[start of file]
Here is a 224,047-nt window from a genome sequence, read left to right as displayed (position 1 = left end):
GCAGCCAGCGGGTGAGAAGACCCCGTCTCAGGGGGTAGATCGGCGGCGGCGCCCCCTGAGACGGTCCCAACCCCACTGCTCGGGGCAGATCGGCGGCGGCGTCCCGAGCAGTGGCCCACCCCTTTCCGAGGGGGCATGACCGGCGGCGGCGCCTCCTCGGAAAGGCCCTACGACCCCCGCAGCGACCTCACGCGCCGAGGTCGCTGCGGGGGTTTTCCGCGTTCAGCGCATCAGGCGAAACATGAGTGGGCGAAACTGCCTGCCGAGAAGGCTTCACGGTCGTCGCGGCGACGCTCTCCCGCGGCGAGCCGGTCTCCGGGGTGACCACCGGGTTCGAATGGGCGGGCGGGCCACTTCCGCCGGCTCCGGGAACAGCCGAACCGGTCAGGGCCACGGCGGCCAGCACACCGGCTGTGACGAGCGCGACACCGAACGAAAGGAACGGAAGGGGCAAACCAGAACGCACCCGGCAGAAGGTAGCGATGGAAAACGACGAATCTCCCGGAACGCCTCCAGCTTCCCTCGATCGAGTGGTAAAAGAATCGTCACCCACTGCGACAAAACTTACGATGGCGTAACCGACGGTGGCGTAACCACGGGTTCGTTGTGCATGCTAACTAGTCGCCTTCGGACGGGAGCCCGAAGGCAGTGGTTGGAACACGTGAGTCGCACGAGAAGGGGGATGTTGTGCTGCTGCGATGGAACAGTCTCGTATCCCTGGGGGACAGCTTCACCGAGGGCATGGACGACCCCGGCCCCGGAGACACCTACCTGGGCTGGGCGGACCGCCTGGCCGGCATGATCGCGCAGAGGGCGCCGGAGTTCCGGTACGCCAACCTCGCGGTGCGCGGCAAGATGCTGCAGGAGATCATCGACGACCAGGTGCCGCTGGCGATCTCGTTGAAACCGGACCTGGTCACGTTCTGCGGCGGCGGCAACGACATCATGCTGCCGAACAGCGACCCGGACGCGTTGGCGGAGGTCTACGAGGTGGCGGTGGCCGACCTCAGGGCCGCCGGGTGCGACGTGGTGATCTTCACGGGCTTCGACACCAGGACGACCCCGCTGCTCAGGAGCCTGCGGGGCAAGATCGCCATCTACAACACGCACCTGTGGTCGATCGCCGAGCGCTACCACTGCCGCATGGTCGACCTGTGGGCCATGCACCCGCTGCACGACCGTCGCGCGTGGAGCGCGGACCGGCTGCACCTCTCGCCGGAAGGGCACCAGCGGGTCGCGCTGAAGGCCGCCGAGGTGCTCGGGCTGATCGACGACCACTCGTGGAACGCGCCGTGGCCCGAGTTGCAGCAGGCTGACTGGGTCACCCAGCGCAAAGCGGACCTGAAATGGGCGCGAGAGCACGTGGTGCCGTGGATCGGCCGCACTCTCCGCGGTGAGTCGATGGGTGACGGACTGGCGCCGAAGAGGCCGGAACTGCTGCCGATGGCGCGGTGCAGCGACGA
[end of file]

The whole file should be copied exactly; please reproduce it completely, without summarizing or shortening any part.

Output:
Here is a 224,047-nt window from a genome sequence, read left to right as displayed (position 1 = left end):
GCAGCCAGCGGGTGAGAAGACCCCGTCTCAGGGGGTAGATCGGCGGCGGCGCCCCCTGAGACGGTCCCAACCCCACTGCTCGGGGCAGATCGGCGGCGGCGTCCCGAGCAGTGGCCCACCCCTTTCCGAGGGGGCATGACCGGCGGCGGCGCCTCCTCGGAAAGGCCCTACGACCCCCGCAGCGACCTCACGCGCCGAGGTCGCTGCGGGGGTTTTCCGCGTTCAGCGCATCAGGCGAAACATGAGTGGGCGAAACTGCCTGCCGAGAAGGCTTCACGGTCGTCGCGGCGACGCTCTCCCGCGGCGAGCCGGTCTCCGGGGTGACCACCGGGTTCGAATGGGCGGGCGGGCCACTTCCGCCGGCTCCGGGAACAGCCGAACCGGTCAGGGCCACGGCGGCCAGCACACCGGCTGTGACGAGCGCGACACCGAACGAAAGGAACGGAAGGGGCAAACCAGAACGCACCCGGCAGAAGGTAGCGATGGAAAACGACGAATCTCCCGGAACGCCTCCAGCTTCCCTCGATCGAGTGGTAAAAGAATCGTCACCCACTGCGACAAAACTTACGATGGCGTAACCGACGGTGGCGTAACCACGGGTTCGTTGTGCATGCTAACTAGTCGCCTTCGGACGGGAGCCCGAAGGCAGTGGTTGGAACACGTGAGTCGCACGAGAAGGGGGATGTTGTGCTGCTGCGATGGAACAGTCTCGTATCCCTGGGGGACAGCTTCACCGAGGGCATGGACGACCCCGGCCCCGGAGACACCTACCTGGGCTGGGCGGACCGCCTGGCCGGCATGATCGCGCAGAGGGCGCCGGAGTTCCGGTACGCCAACCTCGCGGTGCGCGGCAAGATGCTGCAGGAGATCATCGACGACCAGGTGCCGCTGGCGATCTCGTTGAAACCGGACCTGGTCACGTTCTGCGGCGGCGGCAACGACATCATGCTGCCGAACAGCGACCCGGACGCGTTGGCGGAGGTCTACGAGGTGGCGGTGGCCGACCTCAGGGCCGCCGGGTGCGACGTGGTGATCTTCACGGGCTTCGACACCAGGACGACCCCGCTGCTCAGGAGCCTGCGGGGCAAGATCGCCATCTACAACACGCACCTGTGGTCGATCGCCGAGCGCTACCACTGCCGCATGGTCGACCTGTGGGCCATGCACCCGCTGCACGACCGTCGCGCGTGGAGCGCGGACCGGCTGCACCTCTCGCCGGAAGGGCACCAGCGGGTCGCGCTGAAGGCCGCCGAGGTGCTCGGGCTGATCGACGACCACTCGTGGAACGCGCCGTGGCCCGAGTTGCAGCAGGCTGACTGGGTCACCCAGCGCAAAGCGGACCTGAAATGGGCGCGAGAGCACGTGGTGCCGTGGATCGGCCGCACTCTCCGCGGTGAGTCGATGGGTGACGGACTGGCGCCGAAGAGGCCGGAACTGCTGCCGATGGCGCGGTGCAGCGACGA